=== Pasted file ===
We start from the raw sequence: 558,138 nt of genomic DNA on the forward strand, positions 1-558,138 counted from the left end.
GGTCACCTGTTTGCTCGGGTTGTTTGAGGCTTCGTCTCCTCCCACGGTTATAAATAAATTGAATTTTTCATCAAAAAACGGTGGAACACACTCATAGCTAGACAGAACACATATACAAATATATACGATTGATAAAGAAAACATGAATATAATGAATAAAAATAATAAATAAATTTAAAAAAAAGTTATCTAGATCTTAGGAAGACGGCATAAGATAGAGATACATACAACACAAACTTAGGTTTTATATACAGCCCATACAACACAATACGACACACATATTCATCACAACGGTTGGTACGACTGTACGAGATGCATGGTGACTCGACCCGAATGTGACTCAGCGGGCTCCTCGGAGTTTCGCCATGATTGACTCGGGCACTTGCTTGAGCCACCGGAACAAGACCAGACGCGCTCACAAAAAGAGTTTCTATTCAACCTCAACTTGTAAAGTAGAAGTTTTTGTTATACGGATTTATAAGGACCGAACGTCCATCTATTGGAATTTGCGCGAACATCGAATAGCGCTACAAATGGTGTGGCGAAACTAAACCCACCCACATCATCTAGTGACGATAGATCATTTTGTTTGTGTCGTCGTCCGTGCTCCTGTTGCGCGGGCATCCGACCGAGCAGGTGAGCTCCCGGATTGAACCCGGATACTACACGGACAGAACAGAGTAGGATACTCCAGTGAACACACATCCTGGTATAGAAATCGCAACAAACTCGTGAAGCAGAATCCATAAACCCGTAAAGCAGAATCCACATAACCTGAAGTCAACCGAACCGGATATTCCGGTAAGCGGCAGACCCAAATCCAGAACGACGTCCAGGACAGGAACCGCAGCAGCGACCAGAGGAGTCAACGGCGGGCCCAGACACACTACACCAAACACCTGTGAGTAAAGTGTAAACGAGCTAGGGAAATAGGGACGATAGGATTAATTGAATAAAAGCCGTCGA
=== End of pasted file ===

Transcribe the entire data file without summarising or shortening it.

We start from the raw sequence: 558,138 nt of genomic DNA on the forward strand, positions 1-558,138 counted from the left end.
GGTCACCTGTTTGCTCGGGTTGTTTGAGGCTTCGTCTCCTCCCACGGTTATAAATAAATTGAATTTTTCATCAAAAAACGGTGGAACACACTCATAGCTAGACAGAACACATATACAAATATATACGATTGATAAAGAAAACATGAATATAATGAATAAAAATAATAAATAAATTTAAAAAAAAGTTATCTAGATCTTAGGAAGACGGCATAAGATAGAGATACATACAACACAAACTTAGGTTTTATATACAGCCCATACAACACAATACGACACACATATTCATCACAACGGTTGGTACGACTGTACGAGATGCATGGTGACTCGACCCGAATGTGACTCAGCGGGCTCCTCGGAGTTTCGCCATGATTGACTCGGGCACTTGCTTGAGCCACCGGAACAAGACCAGACGCGCTCACAAAAAGAGTTTCTATTCAACCTCAACTTGTAAAGTAGAAGTTTTTGTTATACGGATTTATAAGGACCGAACGTCCATCTATTGGAATTTGCGCGAACATCGAATAGCGCTACAAATGGTGTGGCGAAACTAAACCCACCCACATCATCTAGTGACGATAGATCATTTTGTTTGTGTCGTCGTCCGTGCTCCTGTTGCGCGGGCATCCGACCGAGCAGGTGAGCTCCCGGATTGAACCCGGATACTACACGGACAGAACAGAGTAGGATACTCCAGTGAACACACATCCTGGTATAGAAATCGCAACAAACTCGTGAAGCAGAATCCATAAACCCGTAAAGCAGAATCCACATAACCTGAAGTCAACCGAACCGGATATTCCGGTAAGCGGCAGACCCAAATCCAGAACGACGTCCAGGACAGGAACCGCAGCAGCGACCAGAGGAGTCAACGGCGGGCCCAGACACACTACACCAAACACCTGTGAGTAAAGTGTAAACGAGCTAGGGAAATAGGGACGATAGGATTAATTGAATAAAAGCCGTCGA